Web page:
In writing on Charlie Christian, Ralph Ellison reveals guitarist’s influence

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COMMENTARY

TULSA — Oklahoma City’s Charlie Christian revolutionized the way people play the guitar. He shepherded it out of the anonymity of the rhythm section and into the arena of solo instrument. His pioneering mastery paved the way for the guitar to be the instrument it is today in popular music.

In 1958, Ralph Ellison wrote an interesting piece for the Saturday Review that Christian was an innovator from a young age, playing the guitar melodically as well as rhythmically. Ellison wrote, “With Christian the guitar found its jazz voice.” The entire piece is an enlightening read. Ellison takes the reader through some unique highlights of the era when OKC’s Deep Deuce district hosted American musical luminaries including Count Basie, Jimmy Rushing and the groundbreaking Lester Young.

Ellison’s younger brother and Christian were in the same grade-school classes during the 1920s. Ellison’s piece in the Saturday Review is a deft critique to the liner notes of a Columbia LP that celebrates Charlie Christian’s work. The liner notes claim Christian grew up being exposed only to blues music. Ellison proceeds to shred the argument to bits, vividly detailing OKC’s immense depth of music in the 1920s black community. Ellison was a musician himself, playing the trumpet all the way to Tuskegee University on a scholarship.

Ralph Ellison
(Archival)
Christian’s work loomed larger in Ellison’s mind. A favorite track by Christian and Benny Goodman, Flying Home (see video above), became the title of an essay and later collection of stories that Ellison wrote. As much as Ellison is known for his literary accomplishments, he was a sharply opinionated audiophile. His hi-fi set up in his New York City apartment was so technically exacting that it has received mention in other pieces on Ellison’s life and writing.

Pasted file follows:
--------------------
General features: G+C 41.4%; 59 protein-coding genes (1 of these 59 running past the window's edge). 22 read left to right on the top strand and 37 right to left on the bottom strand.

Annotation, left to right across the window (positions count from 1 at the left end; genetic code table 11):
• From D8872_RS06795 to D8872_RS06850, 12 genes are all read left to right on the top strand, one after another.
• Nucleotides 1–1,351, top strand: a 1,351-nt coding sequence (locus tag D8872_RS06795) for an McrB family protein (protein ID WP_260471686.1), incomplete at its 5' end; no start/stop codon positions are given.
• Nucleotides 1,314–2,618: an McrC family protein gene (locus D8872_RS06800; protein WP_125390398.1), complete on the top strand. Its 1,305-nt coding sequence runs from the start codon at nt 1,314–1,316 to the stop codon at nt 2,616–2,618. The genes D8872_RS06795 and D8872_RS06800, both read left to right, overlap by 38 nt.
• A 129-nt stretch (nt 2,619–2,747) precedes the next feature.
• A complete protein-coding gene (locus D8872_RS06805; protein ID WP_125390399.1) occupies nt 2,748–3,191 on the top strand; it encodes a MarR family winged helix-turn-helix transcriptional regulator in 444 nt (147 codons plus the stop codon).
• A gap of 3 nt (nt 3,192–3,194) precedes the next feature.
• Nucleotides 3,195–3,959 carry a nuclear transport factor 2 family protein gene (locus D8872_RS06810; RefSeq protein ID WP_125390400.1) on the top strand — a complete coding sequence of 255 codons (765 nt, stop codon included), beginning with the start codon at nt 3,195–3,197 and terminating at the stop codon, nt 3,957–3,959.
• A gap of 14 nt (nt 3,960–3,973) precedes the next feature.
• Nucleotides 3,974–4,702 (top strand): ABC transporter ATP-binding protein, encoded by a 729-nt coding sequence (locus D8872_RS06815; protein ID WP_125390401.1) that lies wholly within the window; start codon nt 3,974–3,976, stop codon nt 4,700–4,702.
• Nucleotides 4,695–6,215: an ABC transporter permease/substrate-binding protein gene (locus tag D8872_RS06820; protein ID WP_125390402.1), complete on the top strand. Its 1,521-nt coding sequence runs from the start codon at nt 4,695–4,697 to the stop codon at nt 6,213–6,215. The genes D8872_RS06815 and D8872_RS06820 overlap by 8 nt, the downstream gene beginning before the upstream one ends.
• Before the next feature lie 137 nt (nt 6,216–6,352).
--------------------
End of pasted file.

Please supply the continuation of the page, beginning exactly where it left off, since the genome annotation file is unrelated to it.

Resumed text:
I wonder if Ellison’s attraction to Christian was born out of an Okie-kinship? The two grew up in the same neighborhoods, going to the same schools, experiencing life in the early days of Oklahoma City. They both later climbed to the top of their respective crafts in New York City. It’s interesting to think about when I ponder the Oklahomans who have gone out and made a tremendous mark on the world.

Christian’s playing hints at future sounds

In the video above, this specific track of Flying Home from a 1939 Carnegie hall performance with Christian and Benny Goodman represents a special gem. This show was part of Christian’s introduction to the wider world. Christian shares a crisp lead melody with Goodman’s clarinet and Lionel Hampton’s vibraphones. When it’s time for his solo, you can hear bebop emerging under his finger tips. In fact, a listener can hear many emerging musical forms all coming from under his finger tips. As he gets more comfortable in the solo, his tone gets raw and crunchy, with grace notes flourishing into strong, sustained wails. As he eases into comping chords for the next soloist, you can feel the energy flowing in the strong rhythms he lays in the off beats.

In those crunchy attack chords along with the wailing solo runs are the first rumblings of bebop, rock and roll, electric blues, electric country twang, James Brown, Jimi Hendrix, Freddie King, B.B. King and any other number of American music royalty. He was able to pave the way for all that because, as Ellison pointed out, he was exposed to a vast array of music in Oklahoma City through his highly talented musical family.

Author, musician represent true blessings

Ellison’s recognition of Christian’s virtuosity, talent and hard work is a true blessing to Oklahomans seeking deeper clues about how our history has helped steer the direction of our country’s culture.

It also reminds me that, all too often, our talented people must leave to be recognized for their hard work and genius.

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